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I'd like to incorporate some information from this site in my Religious Ed. class.

I teach a weekly class to 8th and 9th graders and none of them really understand what the difference is between us and Protestants. I live in a small town in Wisconsin which is pretty much devoid of religious tension, so I don't want to stir the pot and tell them about the gruesome details 30 years war or the martyrs of Queen Elizabeth from a completely Catholic perspective, nor do I want to sugar coat the way Catholics have treated Protestants over the past 500 years (i.e. the Tudors).

Therefore, how does one present children with an accurate depiction of Reformation history without wavering (and losing all credibility) or covering up the truth while still maintaining the children's innocence and not instil any prejudices in them?

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I think any fair teaching about the Tudors paints them in pretty bad light from any angle. I don't think you need to worry much about making them look like Catholic heroes. :) –  Flimzy Sep 21 '11 at 21:08
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I'd tell them about Luther (95 Theses, papal bull, separation from the Church etc). Then I'd tell them how this caused the Counter-Reformation and what wrongs were then corrected. I think this would show both Protestants and Catholics in a good light. –  dancek Sep 21 '11 at 22:55
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2 Answers 2

I think Andrew has laid out a fantastic outline for the general scope of the Church's development.

To note, when you start to drill down past the overview above, you might cite "We believe in One, Holy, Catholic and Apostolic church" in the Nicene Creed and begin teaching about splits from the Church beginning with the East-West Schism in the Church, then move forward and explain the Reformation and subsequent sectarian developments in the context of the Church as a living Institution.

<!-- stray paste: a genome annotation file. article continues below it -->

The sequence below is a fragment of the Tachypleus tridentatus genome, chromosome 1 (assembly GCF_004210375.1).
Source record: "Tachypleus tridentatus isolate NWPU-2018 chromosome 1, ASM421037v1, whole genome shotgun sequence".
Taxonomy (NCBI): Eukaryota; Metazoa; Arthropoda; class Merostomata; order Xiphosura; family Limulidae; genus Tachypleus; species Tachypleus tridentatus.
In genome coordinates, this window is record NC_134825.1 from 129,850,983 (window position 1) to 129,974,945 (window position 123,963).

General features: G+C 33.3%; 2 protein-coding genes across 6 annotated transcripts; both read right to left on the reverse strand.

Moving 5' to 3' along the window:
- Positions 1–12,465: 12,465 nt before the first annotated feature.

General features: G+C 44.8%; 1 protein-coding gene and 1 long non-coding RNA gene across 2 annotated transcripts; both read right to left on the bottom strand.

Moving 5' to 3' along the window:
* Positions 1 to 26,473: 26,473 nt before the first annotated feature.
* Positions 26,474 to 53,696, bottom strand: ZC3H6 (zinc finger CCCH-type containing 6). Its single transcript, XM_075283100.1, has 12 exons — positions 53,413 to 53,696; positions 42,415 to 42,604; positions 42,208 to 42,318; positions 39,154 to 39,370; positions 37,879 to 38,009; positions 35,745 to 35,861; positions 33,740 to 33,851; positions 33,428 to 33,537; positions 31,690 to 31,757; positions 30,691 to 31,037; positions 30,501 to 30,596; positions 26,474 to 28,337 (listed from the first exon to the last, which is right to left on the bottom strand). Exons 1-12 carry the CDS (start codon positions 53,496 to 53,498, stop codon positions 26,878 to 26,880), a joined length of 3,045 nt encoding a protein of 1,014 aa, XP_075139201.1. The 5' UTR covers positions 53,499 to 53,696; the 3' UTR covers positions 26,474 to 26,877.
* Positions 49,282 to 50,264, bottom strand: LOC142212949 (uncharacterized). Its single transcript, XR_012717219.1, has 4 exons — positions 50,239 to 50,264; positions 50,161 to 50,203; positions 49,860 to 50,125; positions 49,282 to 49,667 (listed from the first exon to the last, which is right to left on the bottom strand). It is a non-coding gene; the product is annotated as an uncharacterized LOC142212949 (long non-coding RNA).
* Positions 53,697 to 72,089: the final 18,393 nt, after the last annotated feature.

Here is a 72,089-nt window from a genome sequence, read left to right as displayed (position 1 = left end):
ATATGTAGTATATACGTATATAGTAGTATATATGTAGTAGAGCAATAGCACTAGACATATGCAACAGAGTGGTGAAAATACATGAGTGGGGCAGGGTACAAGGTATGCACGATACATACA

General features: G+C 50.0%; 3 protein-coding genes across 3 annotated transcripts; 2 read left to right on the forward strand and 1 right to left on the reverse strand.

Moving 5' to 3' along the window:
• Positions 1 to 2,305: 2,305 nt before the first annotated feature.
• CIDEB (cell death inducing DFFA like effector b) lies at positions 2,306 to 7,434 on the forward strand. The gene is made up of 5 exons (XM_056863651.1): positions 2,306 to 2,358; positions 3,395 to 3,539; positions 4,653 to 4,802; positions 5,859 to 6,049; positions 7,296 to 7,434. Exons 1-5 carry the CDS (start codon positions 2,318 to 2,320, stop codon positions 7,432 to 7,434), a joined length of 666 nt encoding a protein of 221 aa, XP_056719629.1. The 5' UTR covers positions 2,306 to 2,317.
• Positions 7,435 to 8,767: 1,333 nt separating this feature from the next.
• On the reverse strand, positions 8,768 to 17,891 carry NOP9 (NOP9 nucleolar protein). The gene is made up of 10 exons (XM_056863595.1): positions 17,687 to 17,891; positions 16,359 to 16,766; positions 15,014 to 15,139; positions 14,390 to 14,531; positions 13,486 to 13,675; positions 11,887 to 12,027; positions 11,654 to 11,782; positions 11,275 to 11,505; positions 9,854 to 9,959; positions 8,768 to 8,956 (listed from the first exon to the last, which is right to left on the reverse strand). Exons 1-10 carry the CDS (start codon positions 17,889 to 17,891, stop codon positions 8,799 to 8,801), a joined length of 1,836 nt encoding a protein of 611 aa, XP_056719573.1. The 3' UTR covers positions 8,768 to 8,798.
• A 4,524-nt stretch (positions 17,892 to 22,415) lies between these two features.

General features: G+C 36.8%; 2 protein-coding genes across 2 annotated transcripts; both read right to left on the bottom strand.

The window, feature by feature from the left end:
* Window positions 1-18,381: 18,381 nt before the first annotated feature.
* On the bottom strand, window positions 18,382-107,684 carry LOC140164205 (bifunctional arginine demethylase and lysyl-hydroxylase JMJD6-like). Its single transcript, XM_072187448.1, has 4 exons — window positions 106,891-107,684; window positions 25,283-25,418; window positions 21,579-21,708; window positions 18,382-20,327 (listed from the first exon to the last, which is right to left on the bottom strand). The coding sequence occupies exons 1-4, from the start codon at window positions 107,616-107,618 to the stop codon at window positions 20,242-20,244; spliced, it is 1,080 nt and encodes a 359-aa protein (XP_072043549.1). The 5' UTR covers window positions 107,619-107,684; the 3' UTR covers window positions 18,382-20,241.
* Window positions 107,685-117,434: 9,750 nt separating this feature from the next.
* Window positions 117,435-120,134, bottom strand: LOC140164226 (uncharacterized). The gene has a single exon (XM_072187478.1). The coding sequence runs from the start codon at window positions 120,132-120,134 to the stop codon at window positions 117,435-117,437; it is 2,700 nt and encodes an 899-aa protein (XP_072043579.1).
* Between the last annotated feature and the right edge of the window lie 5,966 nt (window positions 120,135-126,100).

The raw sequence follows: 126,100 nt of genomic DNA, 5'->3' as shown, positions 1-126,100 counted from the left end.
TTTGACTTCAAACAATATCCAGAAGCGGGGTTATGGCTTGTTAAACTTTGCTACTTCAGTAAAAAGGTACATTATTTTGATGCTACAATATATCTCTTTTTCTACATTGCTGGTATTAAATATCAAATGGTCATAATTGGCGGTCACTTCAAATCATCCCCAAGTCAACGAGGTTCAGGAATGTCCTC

Try to maintain a focus on the concept of the Church being a living, dynamic institution; frame the sectarian developments not as fragmenting of the Church, but rather as ways groups within the Church took ownership. Be clear in laying out the difference between Reformation and Heresies within the Church, and you will have taught them an effective, critical framework for understanding groups that are apparently different, but actually part of a family.

Rather than impose uncritical descriptive, historical facts about the Reformation, teach it as a living arm of the Church;

A civilization is a heritage of beliefs, customs, and knowledge slowly accumulated in the course of centuries, elements difficult at times to justify by logic, but justifying themselves as paths when they lead somewhere, since they open up for man his inner distance.

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I have lead a middle school (6th, 7th, and 8th grade) Catholic religious education class for three years and this question often comes up: